We have been tainted by a very small group of people who take advantage of peoples’ faith, asking them to give money in order to prove their faith. These faithful folks are promised more financial blessings if they go ahead and give from what they have. Though today’s Proverb may sound like it’s saying the same thing, our blessings can come in a variety of forms and many blessings we receive are far more valuable than money.
Numbers 36:1/Deuteronomy 1:46:
The Book of Numbers was about counting the tribes, establishing rules to live and function by, and getting the Israelites to the Promised Land.
9-18 – Until now, Moses was the Israelites leader, judge, and connection to God. In this statement he spreads the power amongst leaders and judges of the individual tribes.
30-31 – It’s helpful to look back at God’s faithfulness in our past so we can be assured that he will continue to be faithful.
39 – God kept his promise to give the Promised Land to the Israelites. He did not give it to the older generation because they were unfaithful, but saved it for the younger generation.
29 – Tax collectors were some of the most despised people in this society. They were known for charging way too much for taxes and gaining wealth at the expense of others.
29-32 – This is true of us today as well. Jesus wants people who are willing to admit their failures and recognize their need for a Savior. He grants the wishes of those who believe they can handle things on their own and don’t need help.
36-39 – Jesus’ new ideas and ways of practicing faith did not fit into the Pharisees’ older ways of thinking. Old practices were cherished and had value in that society, so bringing in a new way of acting/thinking was threatening.
1-5 – Jesus uses David as an example because he was such a well-respected figure.
1-11 – Jesus’ point was not to dishonor the Sabbath. He realized God’s desire for us to rest on the Sabbath was for our good. If some action was necessary for someone’s wellbeing, that trumped the need to rest.
It is important to celebrate the good things God has done in order to share his goodness and faithfulness with others.
This should not be mistaken for “the prosperity gospel” that God wants to make all the faithful people rich. Vs. 24 might sound like this, but often we go richer and things far more important than money when we choose to trust God with our finances.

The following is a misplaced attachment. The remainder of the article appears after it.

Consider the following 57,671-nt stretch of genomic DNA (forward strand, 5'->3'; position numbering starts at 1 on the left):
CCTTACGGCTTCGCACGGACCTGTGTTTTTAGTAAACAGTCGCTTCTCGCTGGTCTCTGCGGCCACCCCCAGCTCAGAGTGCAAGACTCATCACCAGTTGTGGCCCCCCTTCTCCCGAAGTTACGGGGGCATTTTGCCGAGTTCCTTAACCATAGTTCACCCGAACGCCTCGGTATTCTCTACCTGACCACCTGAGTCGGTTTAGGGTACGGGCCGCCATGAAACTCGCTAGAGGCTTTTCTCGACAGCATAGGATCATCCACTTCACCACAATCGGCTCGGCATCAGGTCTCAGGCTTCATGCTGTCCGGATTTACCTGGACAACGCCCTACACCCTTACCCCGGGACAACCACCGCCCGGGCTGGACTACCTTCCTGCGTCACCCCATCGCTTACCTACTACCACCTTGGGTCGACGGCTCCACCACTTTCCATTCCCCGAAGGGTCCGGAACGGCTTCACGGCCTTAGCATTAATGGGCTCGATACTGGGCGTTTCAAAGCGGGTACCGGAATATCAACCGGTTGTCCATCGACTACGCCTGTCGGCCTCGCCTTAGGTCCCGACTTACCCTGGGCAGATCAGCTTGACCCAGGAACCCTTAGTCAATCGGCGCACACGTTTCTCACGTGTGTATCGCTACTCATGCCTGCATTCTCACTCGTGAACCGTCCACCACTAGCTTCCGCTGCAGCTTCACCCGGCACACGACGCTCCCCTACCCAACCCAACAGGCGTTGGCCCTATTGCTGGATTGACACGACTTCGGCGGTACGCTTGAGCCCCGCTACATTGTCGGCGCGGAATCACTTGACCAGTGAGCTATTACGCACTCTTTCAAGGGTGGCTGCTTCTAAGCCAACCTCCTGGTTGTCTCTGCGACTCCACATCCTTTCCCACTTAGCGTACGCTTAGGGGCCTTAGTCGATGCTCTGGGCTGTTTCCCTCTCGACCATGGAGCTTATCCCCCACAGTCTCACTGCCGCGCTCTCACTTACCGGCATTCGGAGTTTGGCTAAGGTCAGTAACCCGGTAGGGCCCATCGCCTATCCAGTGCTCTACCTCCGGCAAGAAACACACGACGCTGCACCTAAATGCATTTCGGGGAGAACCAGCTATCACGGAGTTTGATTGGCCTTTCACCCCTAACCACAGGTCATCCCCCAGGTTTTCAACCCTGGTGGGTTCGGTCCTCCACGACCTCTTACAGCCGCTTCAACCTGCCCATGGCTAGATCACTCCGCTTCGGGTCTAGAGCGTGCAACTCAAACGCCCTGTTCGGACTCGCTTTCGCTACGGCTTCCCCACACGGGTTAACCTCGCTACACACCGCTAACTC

In today’s psalm, David sounds like a man who would not let anything stand in the way of his pursuit of God. He hungered and thirsted for God. This relentless pursuit leaves me feeling both convicted, “I don’t think I have that kind of passion.” and inspired, “I want to pursue God with that kind of fire.” What about you?
Killing the women and male children seems extremely harsh, but the Israelites were always tempted to mix with other nations when they weren’t completely wiped out. Moses reminds them of their indiscretions in Peor caused by their unwillingness to follow God’s commands completely.
During Jesus’ temptation he is physically weak but is filled with the Holy Spirit. This can teach us a lot about what we truly need.
Both Jesus and the devil use Scripture. Jesus uses it to remain faithful to God. The devil twists it to try to cause Jesus to sin.
18-19 – Jesus establishes his purpose throughout his ministry.
24-30 – Jesus’ words are offensive to those in the synagogue because he is suggesting that they will not be healed. They try to kill him but clearly his purpose wouldn’t be fulfilled through that death so he is able to escape from them.
The fervor with which David seeks and longs for God is both convicting and inspiring.
Families are a funny thing. In today’s Luke reading we find a different lineage for Jesus. Don’t worry though! This is Mary’s lineage even though it ends with Joseph. It was common for people to call themselves the “father” of a son-in-law. Now, go on and go take a family picture you’ll regret in 5-10 years.
Most of us tend to read through the explanations of offerings simply to get through that section. Today, try reading it as if you were an Israelite who actually needed to know the details in order to follow God’s law.
Burnt offerings are often followed with a description that it has a “pleasing aroma to the Lord.” Since we no longer offer burnt offerings, what do you think we offer that presents God with a pleasing aroma?
Considering the quantities of the feast that starts in vs. 12, the Israelites must have had massive herds.
Note that in Matthew we already read a lineage for Joseph and it was different than this list. Most theologians believe that this is actually Mary’s lineage since most of the birth narrative and beginning of the book focus on her.
Interesting that David, multiple times, says my soul waits for “God alone”. Too often, when under pressure, we’re not willing to wait for God but put our trust in anything and everything else.
Note that it may not be much comfort to us that good wins out in this verse. Though the wicked’s wages are deceptive, they still earn wages.
Why was Jesus important? Was it solely for him to come and die for our sins?
Obviously, that act of self-sacrifice was crucial. Jesus died, as the sinless Son of God, so that we could live eternally. This week’s readings will serve as a game show host or infomercial announcer saying, “But wait, there’s more!”
Jesus’ life mattered too! In Luke 4, Jesus gives his first sermon, which spells out his purpose for coming to the earth. He maps out his ministry basing it on a passage from Isaiah saying he was here to set captives free, give sight to the blind, etc. Then, in the rest of our Luke readings he shows us how we’re supposed to live, which, by no coincidence, is perfectly in line with his purpose for his own ministry.